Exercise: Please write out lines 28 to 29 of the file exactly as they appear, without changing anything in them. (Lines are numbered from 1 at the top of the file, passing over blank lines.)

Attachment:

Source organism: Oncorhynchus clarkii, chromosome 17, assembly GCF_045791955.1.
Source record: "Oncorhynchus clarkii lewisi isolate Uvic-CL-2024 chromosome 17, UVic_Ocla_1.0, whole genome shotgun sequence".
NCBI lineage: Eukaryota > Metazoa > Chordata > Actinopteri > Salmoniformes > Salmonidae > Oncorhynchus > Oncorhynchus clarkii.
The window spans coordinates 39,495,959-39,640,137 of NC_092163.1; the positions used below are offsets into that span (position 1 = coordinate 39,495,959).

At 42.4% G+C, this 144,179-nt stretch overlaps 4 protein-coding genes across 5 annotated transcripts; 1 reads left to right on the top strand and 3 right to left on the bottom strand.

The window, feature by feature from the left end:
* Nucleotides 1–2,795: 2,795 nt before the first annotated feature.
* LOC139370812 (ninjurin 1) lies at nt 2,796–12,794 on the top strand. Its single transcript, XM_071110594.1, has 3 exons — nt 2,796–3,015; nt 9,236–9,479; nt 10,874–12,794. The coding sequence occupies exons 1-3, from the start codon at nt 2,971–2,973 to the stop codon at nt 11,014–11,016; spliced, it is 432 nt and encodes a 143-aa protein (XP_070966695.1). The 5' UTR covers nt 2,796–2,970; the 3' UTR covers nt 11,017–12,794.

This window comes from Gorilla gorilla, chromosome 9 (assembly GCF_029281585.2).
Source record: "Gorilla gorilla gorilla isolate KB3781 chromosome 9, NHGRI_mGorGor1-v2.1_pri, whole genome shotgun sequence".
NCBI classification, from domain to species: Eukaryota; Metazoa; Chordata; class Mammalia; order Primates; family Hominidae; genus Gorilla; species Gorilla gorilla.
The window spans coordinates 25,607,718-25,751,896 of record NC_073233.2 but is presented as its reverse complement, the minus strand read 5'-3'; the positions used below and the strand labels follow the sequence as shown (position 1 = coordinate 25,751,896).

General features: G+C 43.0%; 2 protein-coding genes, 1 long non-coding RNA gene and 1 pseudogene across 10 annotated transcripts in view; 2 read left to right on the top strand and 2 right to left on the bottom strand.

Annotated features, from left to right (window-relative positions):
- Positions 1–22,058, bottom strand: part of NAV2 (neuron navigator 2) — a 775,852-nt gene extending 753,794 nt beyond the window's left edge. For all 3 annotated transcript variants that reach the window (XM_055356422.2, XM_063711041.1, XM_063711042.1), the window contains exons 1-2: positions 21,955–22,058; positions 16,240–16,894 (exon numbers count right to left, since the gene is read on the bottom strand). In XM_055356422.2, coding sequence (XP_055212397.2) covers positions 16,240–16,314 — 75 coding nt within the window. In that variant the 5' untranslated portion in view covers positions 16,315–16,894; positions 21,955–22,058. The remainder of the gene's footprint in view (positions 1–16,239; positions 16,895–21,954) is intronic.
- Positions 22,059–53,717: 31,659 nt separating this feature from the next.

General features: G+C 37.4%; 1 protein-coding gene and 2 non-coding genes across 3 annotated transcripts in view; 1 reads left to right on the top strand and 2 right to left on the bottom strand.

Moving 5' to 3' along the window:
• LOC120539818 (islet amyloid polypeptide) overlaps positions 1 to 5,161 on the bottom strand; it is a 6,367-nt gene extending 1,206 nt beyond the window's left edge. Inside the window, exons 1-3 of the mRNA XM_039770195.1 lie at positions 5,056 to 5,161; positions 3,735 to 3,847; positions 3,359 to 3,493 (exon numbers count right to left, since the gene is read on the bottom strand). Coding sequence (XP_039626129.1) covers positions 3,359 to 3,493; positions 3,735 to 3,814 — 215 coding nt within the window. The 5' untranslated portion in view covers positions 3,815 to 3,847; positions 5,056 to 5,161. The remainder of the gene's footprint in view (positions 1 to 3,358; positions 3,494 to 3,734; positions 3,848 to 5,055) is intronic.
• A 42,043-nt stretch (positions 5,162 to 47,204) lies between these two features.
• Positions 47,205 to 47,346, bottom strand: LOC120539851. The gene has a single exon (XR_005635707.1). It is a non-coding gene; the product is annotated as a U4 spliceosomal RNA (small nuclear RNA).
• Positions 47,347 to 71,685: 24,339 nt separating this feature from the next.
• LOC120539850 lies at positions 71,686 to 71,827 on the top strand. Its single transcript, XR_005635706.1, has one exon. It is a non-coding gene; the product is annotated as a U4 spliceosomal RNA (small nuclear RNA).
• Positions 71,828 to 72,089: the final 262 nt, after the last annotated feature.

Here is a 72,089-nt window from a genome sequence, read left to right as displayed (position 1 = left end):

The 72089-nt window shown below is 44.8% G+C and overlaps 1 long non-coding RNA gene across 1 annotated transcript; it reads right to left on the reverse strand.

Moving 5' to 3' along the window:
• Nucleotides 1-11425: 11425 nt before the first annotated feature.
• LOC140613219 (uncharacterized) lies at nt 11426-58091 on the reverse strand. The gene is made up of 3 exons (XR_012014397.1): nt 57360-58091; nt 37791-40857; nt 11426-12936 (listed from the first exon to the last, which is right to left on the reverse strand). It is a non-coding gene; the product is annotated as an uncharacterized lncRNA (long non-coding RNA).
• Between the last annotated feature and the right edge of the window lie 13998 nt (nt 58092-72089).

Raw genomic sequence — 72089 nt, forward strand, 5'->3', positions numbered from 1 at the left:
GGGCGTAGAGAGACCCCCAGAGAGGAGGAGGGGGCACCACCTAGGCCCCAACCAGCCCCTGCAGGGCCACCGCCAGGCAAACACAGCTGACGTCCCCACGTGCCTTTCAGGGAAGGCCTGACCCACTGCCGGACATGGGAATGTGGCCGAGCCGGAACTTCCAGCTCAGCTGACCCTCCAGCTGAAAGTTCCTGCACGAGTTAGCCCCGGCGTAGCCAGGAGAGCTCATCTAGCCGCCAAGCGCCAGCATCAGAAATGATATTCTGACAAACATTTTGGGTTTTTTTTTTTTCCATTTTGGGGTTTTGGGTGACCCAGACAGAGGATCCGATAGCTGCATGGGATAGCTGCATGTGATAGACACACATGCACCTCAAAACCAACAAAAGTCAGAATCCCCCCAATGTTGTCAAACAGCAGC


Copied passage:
• Nucleotides 1-11425: 11425 nt before the first annotated feature.
• LOC140613219 (uncharacterized) lies at nt 11426-58091 on the reverse strand. The gene is made up of 3 exons (XR_012014397.1): nt 57360-58091; nt 37791-40857; nt 11426-12936 (listed from the first exon to the last, which is right to left on the reverse strand). It is a non-coding gene; the product is annotated as an uncharacterized lncRNA (long non-coding RNA).